...I don't know if you saw, we did launch our mobile site in the quarter, and that product is already exceeding our expectations. We know that our guest is a pretty active mobile user. She has her particular iPhone with her during the day, and she's actually transacting pretty regularly on it, and so we're really pleased with the progress we've made to-date so far there.

Q: Great, and as far as being able to pull inventory?


A: Yes, I think that's a longer-term strategy for us and one that we're looking at right now. I think initially just getting the right level of product availability in the inventory in our DCs to serve our current e-Commerce business has been our primary focus. And then once we sharpen the pencil there and get better at that, I think you'll see us expand our strategies beyond that.


Q: .And then in terms of you mentioned additional resources at the head office, could you just talk about where you're prioritizing the growth now and adding the most of the team and where do you feel you have the most pressing hires?


A: We're definitely working in that digital space and building out Chris' team, and we had tremendous opportunity in things like content in our editorial voice in the brand area and sharing our story, which we think is really, really critical for us. So a lot of the web infrastructure, everything from that content side, certainly the e-Commerce platform and that breaks us into Catherine's team, the IT team building our debt. So we're able to be self-sufficient in our systems, not as dependent on outside contractors and consultants. So Catherine's done a very nice job of building a team since she's got here. And then still in the design group, we still see many opportunities to be innovative, and we have so many product ideas bringing in the talent to develop those and continuing to deepen our bench in the designers, which we view as a critical area. And then as we're growing as a company making sure that we have enough in our plan for succession planning and that we're at the executive and then developing the next layers is what we're really working on for you to see some general staffing increases at the mid-management level, but primarily areas are the digital IT, brand and products and supply chain

Q: Can you talk a little bit about sustainability of your markdowns? I know that you benefited clearly from having some really strong demand but as inventory picks up and comes more aligned with your existing sales trends, do you expect markdowns to increase in pressure gross margins?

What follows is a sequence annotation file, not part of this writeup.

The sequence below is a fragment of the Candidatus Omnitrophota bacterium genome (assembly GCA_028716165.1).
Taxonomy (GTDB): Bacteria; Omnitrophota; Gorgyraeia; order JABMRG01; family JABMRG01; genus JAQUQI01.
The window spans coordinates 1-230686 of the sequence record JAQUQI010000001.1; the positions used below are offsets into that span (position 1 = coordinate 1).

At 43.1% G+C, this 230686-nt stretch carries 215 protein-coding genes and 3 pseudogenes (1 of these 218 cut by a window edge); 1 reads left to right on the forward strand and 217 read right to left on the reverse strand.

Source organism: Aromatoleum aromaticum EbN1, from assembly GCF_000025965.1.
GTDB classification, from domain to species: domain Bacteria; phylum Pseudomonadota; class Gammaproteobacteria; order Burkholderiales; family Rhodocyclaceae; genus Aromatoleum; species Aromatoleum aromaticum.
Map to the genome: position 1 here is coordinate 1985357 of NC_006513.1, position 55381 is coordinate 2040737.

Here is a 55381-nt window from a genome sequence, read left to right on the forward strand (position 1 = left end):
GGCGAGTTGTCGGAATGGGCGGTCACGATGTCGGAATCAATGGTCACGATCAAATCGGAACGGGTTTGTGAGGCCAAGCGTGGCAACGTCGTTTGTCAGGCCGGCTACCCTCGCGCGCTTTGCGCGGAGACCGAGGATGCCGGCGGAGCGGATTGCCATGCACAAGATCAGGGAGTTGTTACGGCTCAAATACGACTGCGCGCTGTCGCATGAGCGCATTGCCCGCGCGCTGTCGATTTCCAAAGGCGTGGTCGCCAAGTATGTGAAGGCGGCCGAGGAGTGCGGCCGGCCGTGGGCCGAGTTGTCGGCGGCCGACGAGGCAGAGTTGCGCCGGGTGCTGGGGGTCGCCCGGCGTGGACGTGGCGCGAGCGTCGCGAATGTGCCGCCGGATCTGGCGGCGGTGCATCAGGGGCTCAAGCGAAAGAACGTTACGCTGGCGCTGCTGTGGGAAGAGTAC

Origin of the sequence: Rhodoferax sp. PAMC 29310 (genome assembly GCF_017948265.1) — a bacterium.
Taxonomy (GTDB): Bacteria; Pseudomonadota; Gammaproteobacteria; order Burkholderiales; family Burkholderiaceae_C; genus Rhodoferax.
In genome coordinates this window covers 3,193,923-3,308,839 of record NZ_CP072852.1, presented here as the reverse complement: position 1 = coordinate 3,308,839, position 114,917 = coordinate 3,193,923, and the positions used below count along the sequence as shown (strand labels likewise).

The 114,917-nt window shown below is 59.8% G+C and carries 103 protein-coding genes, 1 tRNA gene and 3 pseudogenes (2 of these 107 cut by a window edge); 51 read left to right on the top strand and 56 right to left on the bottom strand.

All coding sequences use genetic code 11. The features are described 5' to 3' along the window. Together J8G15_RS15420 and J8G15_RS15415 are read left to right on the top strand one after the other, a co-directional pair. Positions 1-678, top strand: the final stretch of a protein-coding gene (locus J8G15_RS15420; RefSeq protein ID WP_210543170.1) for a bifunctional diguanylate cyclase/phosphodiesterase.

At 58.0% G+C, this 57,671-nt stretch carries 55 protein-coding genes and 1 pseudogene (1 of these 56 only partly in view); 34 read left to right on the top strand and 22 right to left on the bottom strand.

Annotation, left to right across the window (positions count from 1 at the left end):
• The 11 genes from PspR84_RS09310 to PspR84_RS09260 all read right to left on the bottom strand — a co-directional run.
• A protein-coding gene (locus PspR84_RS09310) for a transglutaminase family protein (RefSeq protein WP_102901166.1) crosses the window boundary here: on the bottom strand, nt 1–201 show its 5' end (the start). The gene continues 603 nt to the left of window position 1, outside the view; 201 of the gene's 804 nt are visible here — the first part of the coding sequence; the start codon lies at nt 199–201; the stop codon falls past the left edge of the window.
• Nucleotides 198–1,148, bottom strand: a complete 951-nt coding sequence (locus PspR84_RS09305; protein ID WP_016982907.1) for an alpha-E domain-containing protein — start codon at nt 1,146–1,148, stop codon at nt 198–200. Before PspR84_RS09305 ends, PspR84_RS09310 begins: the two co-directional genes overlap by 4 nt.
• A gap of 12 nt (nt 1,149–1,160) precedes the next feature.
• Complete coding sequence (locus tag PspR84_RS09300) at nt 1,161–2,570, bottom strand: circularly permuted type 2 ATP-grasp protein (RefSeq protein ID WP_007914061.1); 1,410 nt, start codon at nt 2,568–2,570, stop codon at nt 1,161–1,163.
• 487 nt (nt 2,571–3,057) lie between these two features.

A: ...the last 2 quarters and the last -- end of last year, I think I've said every call that our gross margins come through higher than even we anticipated because of the real lack of markdowns. But the balance is if we want a better inventory position to meet demand by definition, there will be more cleanup, more markdowns. And so that can be a couple of hundred basis points of difference in the gross margin, and we do expect that.

Q: ...question is just on the Men's, can you give us an update on how that's performing relative to the Women's products? And then lastly, a more strategic question. I was in one of your stores yesterday, and the product looks great, and the store looks fantastic. And clearly, the U.S. opportunity is very robust. So I'm a little bit confused as to why you're opening up a second concept of ivivva and pursuing growth in countries like Australia. One could argue it's fairly early point in the growth curve for the U.S. So just -- so if you could comment on the strategic approach from the timing of those initiatives.

A: ...as we said in the call, our focus is North America. But in Canada, you've got a business that's 11 years old. It's very high productivity. We believe in a more scarcity model with stores with very high volume per store, and we've also teamed with this guest in Canada. We own a tremendous amount of her activewear wardrobe, and there's been tremendous demand to create that for a younger group of girls. And what we saw happening for the brand in Canada was as the customer got younger and younger, our target avatar is that 32-year-old, and she doesn't want to wear what 11-year-olds are wearing. So we felt strategically if we did not address product for that younger girl, there would be brand erosion in the Canadian market for our core lululemon. And so we've got a very successful concept in ivivva that we believe has great legs, but we are not in any way distracted from the North American opportunity for lululemon, which is why we're not -- even though we see tremendous global opportunity right now, pursuing that and staying focused on building the infrastructure to support the North American, particularly the U.S. expansion.